Merrill Co-President Swaps Banking for Steak in London

Ahmass Fakahany ended a 20-year career at Merrill Lynch & Co. in 2008 as co-president and chief operating officer, responsible for 63,000 employees in 40 countries.

How do you top that?

With creamed horseradish, perhaps. Fakahany quit banking and became a restaurateur, opening establishments across New York. This month, he added Chop Shop, a casual venue on Haymarket in London. It’s the latest outpost of the Altamarea Group, the company he created with chef Michael White.

So what is more difficult: restaurants or banking?

“I have to say restaurants,” Fakahany says in an interview at Chop Shop. “I never thought I’d think so, but margins are so tight in this business. You really have to think through. These are long leases. You have a lot of people issues and there’s a lot of process. And if you don’t like people or process and don’t want to take time with it, it’s a recipe for difficulty.”

Does he miss banking?

“I miss some of the people,” says Fakahany, who is 55. “There are certain aspects of the complexity or the intricacy of a deal that you miss a little bit. Merrill Lynch was a formative part of my life and taught me a lot, frankly, that I’m using in this new business sector, food and beverage.

Metrics, Results

“This business is very targets-, metrics-, results-oriented. You have to measure yourself the whole time. It is very client-focused. These are very big similarities in terms of how you run the business and, frankly, being very disciplined.

“Being efficient, leveraging your scale, having purchasing power, all of these kinds of things are highly important in making some savings, so that you can spend on the client. You have to look at the whole vertical chain.”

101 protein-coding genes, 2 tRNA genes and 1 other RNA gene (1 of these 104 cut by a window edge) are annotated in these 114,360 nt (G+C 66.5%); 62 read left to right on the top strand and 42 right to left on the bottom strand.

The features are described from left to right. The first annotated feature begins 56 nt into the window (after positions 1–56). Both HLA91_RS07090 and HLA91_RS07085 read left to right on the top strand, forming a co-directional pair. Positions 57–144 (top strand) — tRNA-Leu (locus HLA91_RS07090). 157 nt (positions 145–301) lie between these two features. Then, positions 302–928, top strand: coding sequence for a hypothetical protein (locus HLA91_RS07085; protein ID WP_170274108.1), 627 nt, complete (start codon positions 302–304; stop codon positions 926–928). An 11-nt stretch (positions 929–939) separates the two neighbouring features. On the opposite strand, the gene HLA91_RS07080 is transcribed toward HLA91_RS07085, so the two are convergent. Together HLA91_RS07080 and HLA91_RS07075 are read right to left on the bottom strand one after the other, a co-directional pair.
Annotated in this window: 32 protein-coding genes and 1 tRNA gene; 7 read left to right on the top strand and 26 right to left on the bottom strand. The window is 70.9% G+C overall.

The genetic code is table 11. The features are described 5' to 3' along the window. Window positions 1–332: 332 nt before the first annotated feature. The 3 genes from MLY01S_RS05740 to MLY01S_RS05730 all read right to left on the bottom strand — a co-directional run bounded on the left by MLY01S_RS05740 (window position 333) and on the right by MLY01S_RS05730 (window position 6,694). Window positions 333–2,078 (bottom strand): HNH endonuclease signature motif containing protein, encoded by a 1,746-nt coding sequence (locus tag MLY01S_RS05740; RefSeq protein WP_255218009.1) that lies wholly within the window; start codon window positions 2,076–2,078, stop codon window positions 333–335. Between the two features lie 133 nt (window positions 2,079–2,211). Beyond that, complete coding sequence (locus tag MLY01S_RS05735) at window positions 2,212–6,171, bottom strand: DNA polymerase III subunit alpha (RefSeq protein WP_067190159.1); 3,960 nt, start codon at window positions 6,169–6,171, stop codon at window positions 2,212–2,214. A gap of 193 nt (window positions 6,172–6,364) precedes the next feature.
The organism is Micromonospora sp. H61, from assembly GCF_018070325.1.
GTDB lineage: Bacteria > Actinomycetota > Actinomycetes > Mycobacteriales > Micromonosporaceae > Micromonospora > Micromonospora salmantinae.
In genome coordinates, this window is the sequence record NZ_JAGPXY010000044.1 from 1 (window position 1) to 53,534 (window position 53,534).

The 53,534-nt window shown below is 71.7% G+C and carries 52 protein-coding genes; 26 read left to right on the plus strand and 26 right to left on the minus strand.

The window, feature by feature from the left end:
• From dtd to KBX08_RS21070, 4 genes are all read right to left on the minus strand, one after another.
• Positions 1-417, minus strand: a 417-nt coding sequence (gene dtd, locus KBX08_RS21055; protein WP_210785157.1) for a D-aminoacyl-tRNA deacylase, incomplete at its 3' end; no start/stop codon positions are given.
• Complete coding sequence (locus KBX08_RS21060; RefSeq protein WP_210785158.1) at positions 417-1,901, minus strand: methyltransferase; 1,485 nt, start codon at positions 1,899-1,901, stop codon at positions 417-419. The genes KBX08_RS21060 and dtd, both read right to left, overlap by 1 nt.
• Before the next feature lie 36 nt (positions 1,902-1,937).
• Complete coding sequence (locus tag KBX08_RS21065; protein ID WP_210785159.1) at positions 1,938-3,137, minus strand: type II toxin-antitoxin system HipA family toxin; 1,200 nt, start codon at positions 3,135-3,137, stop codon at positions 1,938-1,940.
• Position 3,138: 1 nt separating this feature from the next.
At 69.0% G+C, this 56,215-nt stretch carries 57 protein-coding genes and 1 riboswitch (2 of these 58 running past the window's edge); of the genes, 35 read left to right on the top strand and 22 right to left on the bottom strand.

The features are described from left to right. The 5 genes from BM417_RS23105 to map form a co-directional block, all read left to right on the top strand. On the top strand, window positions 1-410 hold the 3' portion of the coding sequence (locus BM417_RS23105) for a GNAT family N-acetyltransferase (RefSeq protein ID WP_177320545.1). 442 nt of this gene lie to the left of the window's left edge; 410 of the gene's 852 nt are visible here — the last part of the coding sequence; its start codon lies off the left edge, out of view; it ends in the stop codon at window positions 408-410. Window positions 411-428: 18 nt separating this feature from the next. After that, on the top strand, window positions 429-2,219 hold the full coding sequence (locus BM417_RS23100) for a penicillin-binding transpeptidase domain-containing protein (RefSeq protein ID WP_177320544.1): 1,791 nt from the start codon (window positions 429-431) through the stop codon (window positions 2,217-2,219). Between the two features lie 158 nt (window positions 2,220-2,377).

Altamarea has quickly established itself in New York, with popular and respected restaurants such as Marea, Ai Fiori, Osteria Morini and the new Costata. The group is now expanding internationally, with a stake in Al Molo, in Hong Kong, and an establishment opening in Istanbul in coming weeks.


In London, Fakahany has gone for a New York-style industrial look, an informal service style, an accessible menu and affordable prices. The Express Menu is 22 pounds ($32). A la carte, starters such as meatballs are 9 pounds and mains are 12-15 pounds. A 180-gram fillet steak (35-day aged) costs 26 pounds, plus sauces such as salsa verde and creamed horseradish.

If the formula works in the U.K., it might work elsewhere. Fakahany says his experience of opening in London, where he spent a few years as a boy, has been positive and that it’s been good working with the Crown Estate Ltd., his new landlord.

“As far as the operational side, the setup, I would give London an A plus,” he says. “I grew up here and I was just flabbergasted by how responsive and convenient and capable the people were in opening up in London.

“I’ve never had the Queen of England as my landlord before. New York has more hurdles to jump and a lot more regulatory processes that I never imagined when I got into this business.”

(Richard Vines is the chief food critic for Muse, the arts and leisure section of Bloomberg News. He is U.K. and Ireland chairman of the World’s 50 Best Restaurants awards. Opinions expressed are his own.)

Muse highlights include Farah Nayeri on London arts and Frederik Balfour on Asian auctions.

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